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NASA: Earth Observatory

NASA: Earth Observatory
Temperature 20°C to 25°C, must remain warm and frost-free Precipitation 2,000 to 10,000 millimeters of rain per year Vegetation Vines, palm trees, orchids, ferns Location Between the Tropic of Cancer and the Tropic of Capricorn Other There are two types of rainforests, tropical and temperate. Example: Campa Pita, Belize Description There are two types of rainforests, tropical and temperate. The tropical rainforest is a hot, moist biome where it rains all year long.

BBC Nature - Rainforest videos, news and facts Rainforest Concern Facts For a downloadable booklet of rainforest facts and other materials for use in the classroom, please go to Resources for Schools Tropical rainforests - where and what are they? Tropical rainforests are found across the world between the Tropic of Capricorn and the Tropic of Cancer, 22.5° North and 22.5° South of the Equator. Almost half of the remaining tropical rainforest is found in tropical America, a bit more than a third in Asia and Oceania, and fifteen percent in Africa. Tropical rainforests cover approximately 8% of the world’s land surface - an area of approximately 1.2 billion hectares - and yet contain over half of the earth’s species of animals and plants. The largest rainforest, the Amazon, is found in South America and spans nine nations (Brazil, Bolivia, Peru, Ecuador, Colombia, Venezuela, Guyana and Suriname, as well as French Guiana), covering a total area of approximately 600 million hectares. The LAYERS OF THE RAINFOREST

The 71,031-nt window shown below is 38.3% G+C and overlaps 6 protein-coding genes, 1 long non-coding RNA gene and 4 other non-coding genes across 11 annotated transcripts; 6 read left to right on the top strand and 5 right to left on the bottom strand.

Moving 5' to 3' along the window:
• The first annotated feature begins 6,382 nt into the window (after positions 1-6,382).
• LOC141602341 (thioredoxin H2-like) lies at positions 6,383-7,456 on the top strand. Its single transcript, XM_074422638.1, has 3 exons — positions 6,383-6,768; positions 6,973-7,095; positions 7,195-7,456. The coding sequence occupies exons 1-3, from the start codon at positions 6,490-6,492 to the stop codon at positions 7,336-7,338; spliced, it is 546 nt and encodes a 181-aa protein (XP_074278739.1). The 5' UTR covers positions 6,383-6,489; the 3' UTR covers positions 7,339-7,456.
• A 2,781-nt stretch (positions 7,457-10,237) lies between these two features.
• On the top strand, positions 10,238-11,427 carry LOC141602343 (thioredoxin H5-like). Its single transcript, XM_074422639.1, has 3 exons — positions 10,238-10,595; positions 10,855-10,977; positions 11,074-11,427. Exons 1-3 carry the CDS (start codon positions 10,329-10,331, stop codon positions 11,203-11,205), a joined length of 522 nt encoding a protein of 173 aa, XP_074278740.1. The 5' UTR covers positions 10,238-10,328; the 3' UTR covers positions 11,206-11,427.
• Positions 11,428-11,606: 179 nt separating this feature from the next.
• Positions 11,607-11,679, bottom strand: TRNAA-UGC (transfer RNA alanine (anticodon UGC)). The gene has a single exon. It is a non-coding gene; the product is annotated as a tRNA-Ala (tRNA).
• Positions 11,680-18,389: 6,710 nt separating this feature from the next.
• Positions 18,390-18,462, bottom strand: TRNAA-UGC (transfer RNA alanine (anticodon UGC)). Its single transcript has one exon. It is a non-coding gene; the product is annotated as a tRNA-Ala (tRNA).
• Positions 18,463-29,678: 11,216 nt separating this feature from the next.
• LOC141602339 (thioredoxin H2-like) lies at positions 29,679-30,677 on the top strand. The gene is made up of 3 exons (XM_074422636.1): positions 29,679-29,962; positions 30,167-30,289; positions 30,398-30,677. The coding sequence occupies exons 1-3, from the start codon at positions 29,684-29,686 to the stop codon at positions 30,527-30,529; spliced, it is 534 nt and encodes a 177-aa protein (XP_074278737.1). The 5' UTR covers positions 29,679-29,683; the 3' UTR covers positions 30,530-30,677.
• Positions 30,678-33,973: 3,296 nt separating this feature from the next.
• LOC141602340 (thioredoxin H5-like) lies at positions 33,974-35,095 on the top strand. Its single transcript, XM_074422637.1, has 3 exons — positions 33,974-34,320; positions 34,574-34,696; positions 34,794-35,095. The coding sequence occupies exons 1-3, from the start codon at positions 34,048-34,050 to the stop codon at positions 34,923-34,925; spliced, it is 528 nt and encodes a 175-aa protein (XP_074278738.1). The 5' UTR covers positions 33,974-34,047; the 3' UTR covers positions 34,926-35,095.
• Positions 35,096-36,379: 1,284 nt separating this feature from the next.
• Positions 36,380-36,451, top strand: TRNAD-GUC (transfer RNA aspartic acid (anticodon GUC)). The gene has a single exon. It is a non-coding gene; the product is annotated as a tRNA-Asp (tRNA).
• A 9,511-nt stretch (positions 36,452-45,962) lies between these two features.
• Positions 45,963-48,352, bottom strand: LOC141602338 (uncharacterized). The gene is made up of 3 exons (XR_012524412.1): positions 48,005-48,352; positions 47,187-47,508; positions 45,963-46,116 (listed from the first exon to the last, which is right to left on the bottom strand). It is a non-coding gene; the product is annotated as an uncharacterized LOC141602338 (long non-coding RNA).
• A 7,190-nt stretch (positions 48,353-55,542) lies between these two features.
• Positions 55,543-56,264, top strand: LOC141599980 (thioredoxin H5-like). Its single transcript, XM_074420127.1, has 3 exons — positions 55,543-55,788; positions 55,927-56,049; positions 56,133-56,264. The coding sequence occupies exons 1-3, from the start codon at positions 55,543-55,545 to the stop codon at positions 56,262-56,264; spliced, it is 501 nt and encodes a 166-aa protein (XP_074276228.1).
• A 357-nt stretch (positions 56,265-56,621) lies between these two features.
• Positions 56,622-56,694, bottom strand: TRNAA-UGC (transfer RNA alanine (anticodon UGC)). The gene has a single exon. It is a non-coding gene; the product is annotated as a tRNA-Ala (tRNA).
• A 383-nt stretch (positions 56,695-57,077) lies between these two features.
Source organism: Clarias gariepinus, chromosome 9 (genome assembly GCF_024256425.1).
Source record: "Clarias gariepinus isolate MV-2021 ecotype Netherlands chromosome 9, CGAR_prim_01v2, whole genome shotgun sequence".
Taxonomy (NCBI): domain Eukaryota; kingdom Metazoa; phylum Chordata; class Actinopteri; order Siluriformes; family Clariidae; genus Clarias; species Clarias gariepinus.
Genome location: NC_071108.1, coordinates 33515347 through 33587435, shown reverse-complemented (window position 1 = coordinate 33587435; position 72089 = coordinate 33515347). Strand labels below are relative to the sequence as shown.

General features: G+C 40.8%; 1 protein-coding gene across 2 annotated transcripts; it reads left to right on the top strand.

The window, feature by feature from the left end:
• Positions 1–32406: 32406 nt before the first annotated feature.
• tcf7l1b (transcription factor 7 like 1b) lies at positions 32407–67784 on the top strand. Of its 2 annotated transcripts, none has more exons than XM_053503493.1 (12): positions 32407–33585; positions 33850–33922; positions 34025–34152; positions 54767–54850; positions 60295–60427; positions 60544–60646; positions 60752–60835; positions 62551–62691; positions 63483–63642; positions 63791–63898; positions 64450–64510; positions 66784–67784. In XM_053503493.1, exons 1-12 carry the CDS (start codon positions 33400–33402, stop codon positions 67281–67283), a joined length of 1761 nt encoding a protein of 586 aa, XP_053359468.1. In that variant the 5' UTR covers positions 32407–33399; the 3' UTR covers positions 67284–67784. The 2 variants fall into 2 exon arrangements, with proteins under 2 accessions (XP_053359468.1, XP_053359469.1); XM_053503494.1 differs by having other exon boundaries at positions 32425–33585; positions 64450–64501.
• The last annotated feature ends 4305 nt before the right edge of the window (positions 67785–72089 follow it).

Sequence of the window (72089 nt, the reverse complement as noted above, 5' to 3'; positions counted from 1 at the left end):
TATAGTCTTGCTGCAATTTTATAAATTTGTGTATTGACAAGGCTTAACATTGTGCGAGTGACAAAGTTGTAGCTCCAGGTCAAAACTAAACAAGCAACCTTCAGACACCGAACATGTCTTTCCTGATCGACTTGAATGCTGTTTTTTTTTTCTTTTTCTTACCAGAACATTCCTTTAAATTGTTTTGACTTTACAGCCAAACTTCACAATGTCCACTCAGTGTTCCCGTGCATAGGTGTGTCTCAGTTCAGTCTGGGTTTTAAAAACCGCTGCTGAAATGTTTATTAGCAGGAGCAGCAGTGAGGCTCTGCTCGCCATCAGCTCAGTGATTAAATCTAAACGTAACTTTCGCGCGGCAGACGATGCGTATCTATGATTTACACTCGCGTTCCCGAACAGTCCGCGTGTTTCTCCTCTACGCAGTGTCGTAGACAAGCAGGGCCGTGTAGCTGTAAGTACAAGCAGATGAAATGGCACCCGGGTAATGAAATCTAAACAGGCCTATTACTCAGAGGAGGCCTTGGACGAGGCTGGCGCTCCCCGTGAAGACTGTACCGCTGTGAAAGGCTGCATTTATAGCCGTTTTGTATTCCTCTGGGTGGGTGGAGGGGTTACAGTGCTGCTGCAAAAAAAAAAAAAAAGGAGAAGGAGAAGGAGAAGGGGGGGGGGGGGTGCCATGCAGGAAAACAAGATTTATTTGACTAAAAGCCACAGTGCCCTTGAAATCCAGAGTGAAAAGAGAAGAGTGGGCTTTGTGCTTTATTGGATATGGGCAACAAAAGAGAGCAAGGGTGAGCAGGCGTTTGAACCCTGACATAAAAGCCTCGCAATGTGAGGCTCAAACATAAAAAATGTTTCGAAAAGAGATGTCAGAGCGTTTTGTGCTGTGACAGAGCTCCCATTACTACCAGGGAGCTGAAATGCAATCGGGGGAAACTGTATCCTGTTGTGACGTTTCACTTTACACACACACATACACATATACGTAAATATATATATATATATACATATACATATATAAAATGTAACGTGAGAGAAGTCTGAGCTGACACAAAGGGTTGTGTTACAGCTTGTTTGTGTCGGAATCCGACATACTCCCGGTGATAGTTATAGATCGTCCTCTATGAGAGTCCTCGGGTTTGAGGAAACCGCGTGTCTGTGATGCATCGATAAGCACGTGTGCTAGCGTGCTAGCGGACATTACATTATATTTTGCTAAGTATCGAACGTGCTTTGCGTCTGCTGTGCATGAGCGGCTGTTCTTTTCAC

Rain Forest Facts and Information Found in the tropical climate near the equator, rain forests make up six percent of the earth's land surface, but produce 40 percent of its oxygen. The rain forest is made up of four layers: emergent, upper canopy, understory, and forest floor. Emergent trees grow far apart and tall, their branches reaching above the canopy. The upper canopy houses most of the rain forest's animal species, and forms a roof that blocks most light from reaching below it. Deforestation Recently, deforestation has reduced the amount of rain forest present around the globe. In Brazil, which houses about a third of the remaining tropical rain forests on Earth, more than 19 percent of the Amazonian rain forests were lost to deforestation since 1970, when only 2.4 percent of the rain forests there had been cleared. Biologists worry about the long-term consequences. Why "Rain" Forests? The rain forest is nearly self-watering. Benefits of Rain Forest Plants